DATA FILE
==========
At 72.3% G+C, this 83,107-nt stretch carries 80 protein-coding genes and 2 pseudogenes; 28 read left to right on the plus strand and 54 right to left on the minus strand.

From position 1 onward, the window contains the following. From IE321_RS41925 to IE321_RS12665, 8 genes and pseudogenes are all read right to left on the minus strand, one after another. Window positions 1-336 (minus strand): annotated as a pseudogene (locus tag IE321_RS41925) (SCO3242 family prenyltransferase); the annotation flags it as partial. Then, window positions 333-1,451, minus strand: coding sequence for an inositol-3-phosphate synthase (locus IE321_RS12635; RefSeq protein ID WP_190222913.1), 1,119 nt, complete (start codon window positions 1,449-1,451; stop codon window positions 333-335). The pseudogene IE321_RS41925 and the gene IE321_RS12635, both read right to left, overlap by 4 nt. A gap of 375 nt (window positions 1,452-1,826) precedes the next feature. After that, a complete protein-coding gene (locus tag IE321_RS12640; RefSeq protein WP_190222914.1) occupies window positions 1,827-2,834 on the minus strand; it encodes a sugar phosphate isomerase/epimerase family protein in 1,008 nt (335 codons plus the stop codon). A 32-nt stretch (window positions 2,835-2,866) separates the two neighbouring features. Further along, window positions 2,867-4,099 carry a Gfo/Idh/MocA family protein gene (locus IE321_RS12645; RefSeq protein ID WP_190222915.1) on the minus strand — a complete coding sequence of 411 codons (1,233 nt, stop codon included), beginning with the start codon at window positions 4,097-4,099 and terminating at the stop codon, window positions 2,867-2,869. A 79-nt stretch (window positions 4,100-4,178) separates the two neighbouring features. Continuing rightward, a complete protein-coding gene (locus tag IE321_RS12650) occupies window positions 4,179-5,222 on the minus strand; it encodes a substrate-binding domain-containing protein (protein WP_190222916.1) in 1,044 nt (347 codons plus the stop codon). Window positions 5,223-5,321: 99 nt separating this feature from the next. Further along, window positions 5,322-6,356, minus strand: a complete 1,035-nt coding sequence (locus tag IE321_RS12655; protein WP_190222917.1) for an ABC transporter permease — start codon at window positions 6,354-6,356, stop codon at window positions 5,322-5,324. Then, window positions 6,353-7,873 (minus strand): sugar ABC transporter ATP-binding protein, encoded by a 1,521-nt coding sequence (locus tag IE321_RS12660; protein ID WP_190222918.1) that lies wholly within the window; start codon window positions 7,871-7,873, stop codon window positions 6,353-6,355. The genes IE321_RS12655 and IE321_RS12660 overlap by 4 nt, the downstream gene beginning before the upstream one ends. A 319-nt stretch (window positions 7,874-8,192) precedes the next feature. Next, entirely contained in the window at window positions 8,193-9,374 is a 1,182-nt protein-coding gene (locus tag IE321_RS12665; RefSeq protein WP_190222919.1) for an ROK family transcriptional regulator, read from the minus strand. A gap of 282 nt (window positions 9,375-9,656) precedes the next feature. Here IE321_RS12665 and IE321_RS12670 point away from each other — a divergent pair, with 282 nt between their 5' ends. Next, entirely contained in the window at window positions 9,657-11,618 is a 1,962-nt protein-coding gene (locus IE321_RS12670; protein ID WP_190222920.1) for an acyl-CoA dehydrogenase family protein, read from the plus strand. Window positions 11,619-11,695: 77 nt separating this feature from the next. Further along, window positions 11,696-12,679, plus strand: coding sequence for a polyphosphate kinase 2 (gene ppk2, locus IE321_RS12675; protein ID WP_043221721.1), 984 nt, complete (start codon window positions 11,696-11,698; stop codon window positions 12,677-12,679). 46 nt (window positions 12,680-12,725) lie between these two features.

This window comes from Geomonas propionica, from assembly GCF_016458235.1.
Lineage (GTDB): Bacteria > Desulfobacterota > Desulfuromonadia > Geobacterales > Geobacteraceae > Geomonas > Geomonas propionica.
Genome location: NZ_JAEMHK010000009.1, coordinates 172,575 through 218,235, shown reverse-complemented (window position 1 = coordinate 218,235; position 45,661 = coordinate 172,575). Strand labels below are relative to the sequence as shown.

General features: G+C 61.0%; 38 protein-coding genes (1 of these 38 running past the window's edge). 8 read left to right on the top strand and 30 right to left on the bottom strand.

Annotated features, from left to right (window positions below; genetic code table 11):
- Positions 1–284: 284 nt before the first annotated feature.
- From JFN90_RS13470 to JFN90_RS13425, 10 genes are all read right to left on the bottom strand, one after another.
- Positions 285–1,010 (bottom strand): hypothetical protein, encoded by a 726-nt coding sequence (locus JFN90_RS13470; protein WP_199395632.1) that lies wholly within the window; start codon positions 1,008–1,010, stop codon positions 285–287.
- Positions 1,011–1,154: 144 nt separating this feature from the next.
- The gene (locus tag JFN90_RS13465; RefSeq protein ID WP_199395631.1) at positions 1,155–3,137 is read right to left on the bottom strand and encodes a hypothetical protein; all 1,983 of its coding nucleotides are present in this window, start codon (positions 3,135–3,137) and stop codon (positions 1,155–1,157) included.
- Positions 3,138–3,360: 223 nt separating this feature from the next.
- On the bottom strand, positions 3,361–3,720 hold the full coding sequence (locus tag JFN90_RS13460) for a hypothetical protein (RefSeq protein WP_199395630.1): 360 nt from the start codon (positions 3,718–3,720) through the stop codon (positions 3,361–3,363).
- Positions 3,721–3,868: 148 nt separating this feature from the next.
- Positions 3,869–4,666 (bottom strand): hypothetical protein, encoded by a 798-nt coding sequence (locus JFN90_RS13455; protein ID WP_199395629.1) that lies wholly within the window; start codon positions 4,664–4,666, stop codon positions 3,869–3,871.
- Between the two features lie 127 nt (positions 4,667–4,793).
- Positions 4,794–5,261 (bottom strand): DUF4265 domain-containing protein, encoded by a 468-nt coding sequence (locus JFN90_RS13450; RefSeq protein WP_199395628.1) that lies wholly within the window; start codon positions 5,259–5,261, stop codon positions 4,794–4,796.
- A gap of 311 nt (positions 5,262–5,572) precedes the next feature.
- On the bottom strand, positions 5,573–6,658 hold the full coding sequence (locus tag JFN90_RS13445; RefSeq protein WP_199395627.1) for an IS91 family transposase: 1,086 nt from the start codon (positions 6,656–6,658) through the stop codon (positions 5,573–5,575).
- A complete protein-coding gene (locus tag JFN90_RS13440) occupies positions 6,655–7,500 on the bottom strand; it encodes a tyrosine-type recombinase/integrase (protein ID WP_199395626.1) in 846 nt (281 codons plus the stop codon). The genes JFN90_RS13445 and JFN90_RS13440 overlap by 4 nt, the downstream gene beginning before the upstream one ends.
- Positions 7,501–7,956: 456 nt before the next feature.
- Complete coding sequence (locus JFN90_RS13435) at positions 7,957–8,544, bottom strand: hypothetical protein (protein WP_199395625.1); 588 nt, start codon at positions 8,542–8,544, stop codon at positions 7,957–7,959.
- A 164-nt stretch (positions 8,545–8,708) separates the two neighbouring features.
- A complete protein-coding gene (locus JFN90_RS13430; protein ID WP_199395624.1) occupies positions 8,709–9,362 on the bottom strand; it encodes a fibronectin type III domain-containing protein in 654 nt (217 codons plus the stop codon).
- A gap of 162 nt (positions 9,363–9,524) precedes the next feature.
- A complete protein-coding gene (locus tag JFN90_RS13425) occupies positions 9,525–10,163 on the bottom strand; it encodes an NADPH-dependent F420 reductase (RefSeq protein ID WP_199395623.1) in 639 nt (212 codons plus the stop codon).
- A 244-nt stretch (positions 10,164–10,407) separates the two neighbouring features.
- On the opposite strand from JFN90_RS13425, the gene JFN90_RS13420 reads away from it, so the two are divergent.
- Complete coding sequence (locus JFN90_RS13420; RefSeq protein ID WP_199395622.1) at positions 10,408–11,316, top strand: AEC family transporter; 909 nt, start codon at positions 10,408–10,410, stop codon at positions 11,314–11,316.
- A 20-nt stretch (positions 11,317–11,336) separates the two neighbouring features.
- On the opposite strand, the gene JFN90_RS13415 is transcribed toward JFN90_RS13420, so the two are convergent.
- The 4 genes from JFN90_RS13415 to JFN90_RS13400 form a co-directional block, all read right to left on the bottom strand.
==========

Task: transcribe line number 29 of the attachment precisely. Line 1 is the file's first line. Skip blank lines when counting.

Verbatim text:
- On the opposite strand from JFN90_RS13425, the gene JFN90_RS13420 reads away from it, so the two are divergent.